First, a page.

Announcing Stack Overflow Documentation

We started with Q&A. Technical documentation is next, and we need your help.

Whether you're a beginner or an experienced developer, you can contribute.

Sign up and start helping → Learn more about Documentation →

I'm trying to setup a post-build event in .NET 3.5 that will run a suite of unit tests w/ MS test. I found this post that shows how to call a bat file using MbUnit but I'm wanting to see if anyone has done this type of thing w/ MS Test?

If so, I would be interested in a sample of what the bat file would look like

share|improve this question

We were using NUnit in the same style and decided to move to MSTest. When doing so, we just added the following to our Post-Build event of the applicable MSTest project:

CD $(TargetDir)
"$(DevEnvDir)MSTEST.exe" /testcontainer:$(TargetFileName)

The full set of MSTest command line options can be found at the applicable MSDN site.

share|improve this answer

Personally I would not recomment running unit tests as a part of the compilation process. Instead, consider something like ReSharper (+ appropriate Unit Test Runner or how do they call these nowadays) or some other GUI runner.

share|improve this answer
I agree, but my fellow developers are not doing just this ... so I'm trying to have this post-build enforce it ... – Toran Billups Feb 3 '09 at 16:16
+1 for suggesting R#. – Mark Feb 3 '09 at 16:26

Instead of a doing it in a post build event, that will happen every time you compile, I would look at setting up a Continuous Integration Server like CruiseControl.Net. It'll provide you a tight feedback cycle, but not block your work with running tests every time you build your application.

If you are wanting to run the set of tests you are currently developing, Anton's suggestion of using ReSharper will work great. You can create a subset of tests to execute when you wish and it's smart enough to compile for you if it needs to. While you're there picking up the demo, if you don't already have a license, pick up Team City. It is another CI server that has some promise.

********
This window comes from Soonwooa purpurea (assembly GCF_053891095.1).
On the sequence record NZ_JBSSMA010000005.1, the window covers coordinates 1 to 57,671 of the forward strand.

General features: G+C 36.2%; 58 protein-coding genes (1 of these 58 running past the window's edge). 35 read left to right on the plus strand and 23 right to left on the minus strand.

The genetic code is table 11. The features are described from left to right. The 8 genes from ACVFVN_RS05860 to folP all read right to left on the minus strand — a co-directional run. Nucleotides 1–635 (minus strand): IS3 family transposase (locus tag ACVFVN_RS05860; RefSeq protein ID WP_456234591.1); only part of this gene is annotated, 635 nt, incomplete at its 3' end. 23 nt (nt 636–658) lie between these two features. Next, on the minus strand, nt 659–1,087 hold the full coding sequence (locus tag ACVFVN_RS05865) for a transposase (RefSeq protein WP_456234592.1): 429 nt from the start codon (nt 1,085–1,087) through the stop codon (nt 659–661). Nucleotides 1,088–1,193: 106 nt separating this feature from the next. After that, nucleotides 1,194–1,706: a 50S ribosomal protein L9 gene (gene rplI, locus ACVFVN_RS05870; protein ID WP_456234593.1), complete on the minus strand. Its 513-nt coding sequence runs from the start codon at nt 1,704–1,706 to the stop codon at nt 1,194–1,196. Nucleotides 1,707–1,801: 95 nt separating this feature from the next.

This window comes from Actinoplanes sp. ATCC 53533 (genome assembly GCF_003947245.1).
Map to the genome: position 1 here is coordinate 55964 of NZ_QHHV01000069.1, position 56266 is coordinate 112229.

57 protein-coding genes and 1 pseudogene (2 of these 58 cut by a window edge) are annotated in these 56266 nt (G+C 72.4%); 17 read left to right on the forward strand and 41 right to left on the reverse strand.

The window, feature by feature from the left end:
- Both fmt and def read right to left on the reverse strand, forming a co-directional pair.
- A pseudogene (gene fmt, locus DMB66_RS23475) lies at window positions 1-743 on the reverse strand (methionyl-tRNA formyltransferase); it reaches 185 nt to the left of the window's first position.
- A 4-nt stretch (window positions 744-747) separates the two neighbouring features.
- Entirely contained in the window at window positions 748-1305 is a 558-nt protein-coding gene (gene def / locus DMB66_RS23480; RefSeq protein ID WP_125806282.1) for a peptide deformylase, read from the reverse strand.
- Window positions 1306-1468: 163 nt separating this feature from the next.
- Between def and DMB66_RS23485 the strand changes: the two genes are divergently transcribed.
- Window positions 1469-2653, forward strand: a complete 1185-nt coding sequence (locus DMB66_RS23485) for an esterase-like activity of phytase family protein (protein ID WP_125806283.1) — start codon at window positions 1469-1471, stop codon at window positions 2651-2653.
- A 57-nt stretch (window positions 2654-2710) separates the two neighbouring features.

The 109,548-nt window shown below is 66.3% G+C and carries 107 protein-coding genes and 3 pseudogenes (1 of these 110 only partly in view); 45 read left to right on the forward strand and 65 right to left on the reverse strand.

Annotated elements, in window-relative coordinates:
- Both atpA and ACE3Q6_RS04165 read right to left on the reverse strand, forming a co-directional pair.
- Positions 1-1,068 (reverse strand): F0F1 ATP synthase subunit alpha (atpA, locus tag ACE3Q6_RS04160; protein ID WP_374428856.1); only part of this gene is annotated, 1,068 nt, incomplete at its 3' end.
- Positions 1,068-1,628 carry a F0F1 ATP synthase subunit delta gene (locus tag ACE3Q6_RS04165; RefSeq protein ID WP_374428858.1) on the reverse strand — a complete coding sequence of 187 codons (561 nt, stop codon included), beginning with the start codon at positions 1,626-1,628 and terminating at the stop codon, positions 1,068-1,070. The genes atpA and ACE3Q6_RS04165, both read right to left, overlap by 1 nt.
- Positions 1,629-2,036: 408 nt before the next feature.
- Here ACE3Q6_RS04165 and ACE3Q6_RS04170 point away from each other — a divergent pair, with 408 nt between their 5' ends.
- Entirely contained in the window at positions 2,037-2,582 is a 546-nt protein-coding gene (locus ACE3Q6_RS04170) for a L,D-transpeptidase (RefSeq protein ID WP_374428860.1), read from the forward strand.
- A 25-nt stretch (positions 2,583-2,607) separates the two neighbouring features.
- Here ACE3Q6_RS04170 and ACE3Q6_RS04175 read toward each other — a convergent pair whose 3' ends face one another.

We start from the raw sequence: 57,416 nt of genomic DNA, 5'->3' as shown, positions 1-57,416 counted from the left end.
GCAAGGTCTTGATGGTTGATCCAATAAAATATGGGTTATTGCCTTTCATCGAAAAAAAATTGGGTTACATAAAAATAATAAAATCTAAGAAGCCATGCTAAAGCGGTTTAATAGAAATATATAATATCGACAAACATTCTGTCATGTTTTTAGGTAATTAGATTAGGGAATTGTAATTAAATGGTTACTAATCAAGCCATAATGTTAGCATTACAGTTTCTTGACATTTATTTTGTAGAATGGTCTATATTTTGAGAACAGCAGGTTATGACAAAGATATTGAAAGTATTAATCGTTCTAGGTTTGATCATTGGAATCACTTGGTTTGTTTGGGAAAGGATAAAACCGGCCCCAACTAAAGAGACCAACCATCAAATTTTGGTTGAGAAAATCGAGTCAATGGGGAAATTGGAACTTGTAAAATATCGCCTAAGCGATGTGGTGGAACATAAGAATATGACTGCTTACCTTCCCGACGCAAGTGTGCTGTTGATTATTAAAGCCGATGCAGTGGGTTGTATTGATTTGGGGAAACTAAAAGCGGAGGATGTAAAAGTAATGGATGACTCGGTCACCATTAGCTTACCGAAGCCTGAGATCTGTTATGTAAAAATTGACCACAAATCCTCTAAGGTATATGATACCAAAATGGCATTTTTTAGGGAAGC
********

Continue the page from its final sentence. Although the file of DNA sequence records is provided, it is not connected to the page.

If you are wanting to use this method to control the build quality, you'll probably find that as the number of tests grow, you no longer want to wait for 1000 tests to run each time you press F5 to test a change.

share|improve this answer
Good suggestions - I am using VS2008 and can run my tests quickly (as you mentioned R#). We purchased TFS late last year ... but for some reason the team dedicated to getting this up is taking some time :( – Toran Billups Feb 3 '09 at 16:37
For now, you could setup CC.Net, or another CI server besides Team Build, to run on your local box, or a make-shift server (aka an unused desktop) stuck under someone's desk. We struggled with getting the "enterprise" team to setup the "enterprise" solution so we did it our self. – Mark Feb 3 '09 at 16:51
The downside of running it on the CI server instead of part of the compile is that devs won't be alerted of breakage. It's common for a dev to uknowingly push changes that cause the CI server to fail which causes alot of churn and shame :) – pmont Jul 2 '14 at 15:11

Your Answer


By posting your answer, you agree to the privacy policy and terms of service.

Not the answer you're looking for? Browse other questions tagged or ask your own question.